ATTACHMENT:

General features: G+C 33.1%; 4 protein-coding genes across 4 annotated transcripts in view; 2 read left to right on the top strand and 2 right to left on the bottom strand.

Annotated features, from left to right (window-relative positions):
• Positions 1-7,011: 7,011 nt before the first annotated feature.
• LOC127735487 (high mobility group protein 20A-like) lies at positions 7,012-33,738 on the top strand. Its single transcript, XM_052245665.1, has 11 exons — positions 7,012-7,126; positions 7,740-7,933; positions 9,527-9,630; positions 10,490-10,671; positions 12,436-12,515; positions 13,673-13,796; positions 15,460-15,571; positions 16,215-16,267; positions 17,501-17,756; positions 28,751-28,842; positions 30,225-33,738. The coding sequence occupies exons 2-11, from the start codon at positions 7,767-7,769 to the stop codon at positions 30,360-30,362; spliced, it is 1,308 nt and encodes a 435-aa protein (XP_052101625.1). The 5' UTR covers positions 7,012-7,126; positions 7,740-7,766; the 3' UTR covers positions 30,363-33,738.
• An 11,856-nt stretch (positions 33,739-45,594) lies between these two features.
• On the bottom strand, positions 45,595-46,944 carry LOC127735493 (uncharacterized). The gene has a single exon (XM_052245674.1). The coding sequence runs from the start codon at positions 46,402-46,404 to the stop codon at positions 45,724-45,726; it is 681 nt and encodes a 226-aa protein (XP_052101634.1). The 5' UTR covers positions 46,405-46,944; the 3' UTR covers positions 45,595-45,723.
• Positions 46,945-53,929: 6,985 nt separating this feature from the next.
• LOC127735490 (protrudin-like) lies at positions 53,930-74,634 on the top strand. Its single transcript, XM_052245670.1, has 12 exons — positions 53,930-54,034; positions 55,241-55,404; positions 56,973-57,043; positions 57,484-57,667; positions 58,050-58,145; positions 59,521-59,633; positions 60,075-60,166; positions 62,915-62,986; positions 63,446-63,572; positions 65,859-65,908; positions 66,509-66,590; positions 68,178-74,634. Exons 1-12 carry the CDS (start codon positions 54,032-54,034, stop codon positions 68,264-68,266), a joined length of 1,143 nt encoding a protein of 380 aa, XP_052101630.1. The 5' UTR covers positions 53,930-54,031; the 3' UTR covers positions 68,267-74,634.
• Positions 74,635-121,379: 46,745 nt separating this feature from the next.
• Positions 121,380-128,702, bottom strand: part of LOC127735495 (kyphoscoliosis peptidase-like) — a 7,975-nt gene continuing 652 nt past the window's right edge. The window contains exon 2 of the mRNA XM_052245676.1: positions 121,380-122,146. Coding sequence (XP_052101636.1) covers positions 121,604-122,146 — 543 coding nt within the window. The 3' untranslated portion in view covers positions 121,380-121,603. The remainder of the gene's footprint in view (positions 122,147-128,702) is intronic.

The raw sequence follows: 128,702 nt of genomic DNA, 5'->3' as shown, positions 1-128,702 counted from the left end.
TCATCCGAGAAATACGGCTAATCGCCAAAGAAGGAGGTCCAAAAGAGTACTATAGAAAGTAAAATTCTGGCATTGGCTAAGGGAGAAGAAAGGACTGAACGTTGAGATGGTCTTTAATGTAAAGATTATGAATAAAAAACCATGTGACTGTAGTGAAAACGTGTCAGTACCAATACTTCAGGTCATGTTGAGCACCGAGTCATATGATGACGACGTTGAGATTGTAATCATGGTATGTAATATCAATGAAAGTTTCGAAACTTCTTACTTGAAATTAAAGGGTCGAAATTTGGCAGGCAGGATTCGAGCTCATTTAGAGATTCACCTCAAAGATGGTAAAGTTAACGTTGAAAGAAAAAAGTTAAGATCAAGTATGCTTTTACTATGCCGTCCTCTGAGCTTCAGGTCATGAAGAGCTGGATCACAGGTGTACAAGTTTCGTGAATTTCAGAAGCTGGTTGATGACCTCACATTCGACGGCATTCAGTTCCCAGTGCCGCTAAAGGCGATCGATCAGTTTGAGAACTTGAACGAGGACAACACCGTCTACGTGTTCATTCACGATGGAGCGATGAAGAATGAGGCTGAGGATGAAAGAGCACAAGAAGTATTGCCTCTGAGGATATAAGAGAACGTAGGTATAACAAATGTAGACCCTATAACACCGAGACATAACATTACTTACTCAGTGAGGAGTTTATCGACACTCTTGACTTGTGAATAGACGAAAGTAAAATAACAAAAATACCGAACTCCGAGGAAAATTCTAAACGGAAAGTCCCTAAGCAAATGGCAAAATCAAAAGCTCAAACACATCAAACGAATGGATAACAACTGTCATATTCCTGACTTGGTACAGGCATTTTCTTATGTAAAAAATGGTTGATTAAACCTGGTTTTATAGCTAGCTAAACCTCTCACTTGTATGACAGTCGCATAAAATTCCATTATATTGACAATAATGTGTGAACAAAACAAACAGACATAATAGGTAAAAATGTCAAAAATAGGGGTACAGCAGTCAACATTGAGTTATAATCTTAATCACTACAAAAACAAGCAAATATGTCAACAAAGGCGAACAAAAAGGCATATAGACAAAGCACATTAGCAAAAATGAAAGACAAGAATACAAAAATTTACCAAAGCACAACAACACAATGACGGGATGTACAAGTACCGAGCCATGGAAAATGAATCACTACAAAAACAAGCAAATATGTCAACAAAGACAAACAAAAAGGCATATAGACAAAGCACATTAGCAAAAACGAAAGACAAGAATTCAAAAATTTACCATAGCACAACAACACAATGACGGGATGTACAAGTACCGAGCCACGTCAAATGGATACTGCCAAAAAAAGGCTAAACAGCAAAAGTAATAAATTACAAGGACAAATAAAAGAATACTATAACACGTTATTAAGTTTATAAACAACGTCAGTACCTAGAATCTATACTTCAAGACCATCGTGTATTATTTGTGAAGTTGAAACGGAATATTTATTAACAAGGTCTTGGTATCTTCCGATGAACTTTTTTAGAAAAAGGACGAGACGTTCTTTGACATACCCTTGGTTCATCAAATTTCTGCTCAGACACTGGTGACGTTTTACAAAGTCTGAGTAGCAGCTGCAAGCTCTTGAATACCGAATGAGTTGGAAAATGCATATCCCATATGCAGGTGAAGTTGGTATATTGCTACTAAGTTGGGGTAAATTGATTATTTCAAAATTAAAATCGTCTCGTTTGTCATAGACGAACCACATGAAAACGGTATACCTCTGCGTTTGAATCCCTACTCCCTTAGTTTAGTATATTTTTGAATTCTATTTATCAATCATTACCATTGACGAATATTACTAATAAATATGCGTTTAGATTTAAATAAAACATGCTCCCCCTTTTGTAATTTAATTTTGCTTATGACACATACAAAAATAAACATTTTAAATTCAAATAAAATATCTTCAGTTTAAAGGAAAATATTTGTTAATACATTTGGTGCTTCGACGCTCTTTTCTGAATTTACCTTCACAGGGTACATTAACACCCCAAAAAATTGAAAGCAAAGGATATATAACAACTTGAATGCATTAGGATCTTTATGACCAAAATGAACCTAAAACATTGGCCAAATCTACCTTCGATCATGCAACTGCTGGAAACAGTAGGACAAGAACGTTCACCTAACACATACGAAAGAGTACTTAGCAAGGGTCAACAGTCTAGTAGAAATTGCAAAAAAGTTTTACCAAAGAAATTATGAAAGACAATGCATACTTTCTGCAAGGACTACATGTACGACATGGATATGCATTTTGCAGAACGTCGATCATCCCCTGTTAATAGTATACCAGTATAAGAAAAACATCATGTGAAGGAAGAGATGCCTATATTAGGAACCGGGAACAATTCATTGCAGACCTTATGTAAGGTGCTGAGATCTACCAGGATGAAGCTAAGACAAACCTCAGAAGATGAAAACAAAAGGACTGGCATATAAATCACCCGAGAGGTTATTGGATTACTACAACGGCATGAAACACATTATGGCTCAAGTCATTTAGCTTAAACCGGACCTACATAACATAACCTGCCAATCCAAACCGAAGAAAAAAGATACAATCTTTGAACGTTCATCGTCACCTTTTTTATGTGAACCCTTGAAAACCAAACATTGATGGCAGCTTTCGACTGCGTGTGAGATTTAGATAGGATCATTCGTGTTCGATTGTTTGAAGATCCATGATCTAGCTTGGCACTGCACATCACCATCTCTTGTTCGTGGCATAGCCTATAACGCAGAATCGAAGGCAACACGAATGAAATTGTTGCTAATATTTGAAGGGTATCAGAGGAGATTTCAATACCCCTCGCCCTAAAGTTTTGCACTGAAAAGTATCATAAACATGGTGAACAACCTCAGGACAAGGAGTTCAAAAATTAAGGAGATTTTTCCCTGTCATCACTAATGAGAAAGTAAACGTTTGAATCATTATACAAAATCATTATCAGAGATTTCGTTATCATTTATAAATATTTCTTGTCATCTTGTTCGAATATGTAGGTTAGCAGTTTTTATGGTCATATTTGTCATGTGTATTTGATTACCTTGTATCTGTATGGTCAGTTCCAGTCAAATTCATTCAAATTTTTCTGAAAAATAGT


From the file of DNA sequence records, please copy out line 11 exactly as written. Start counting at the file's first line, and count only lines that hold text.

The raw sequence follows: 128,702 nt of genomic DNA, 5'->3' as shown, positions 1-128,702 counted from the left end.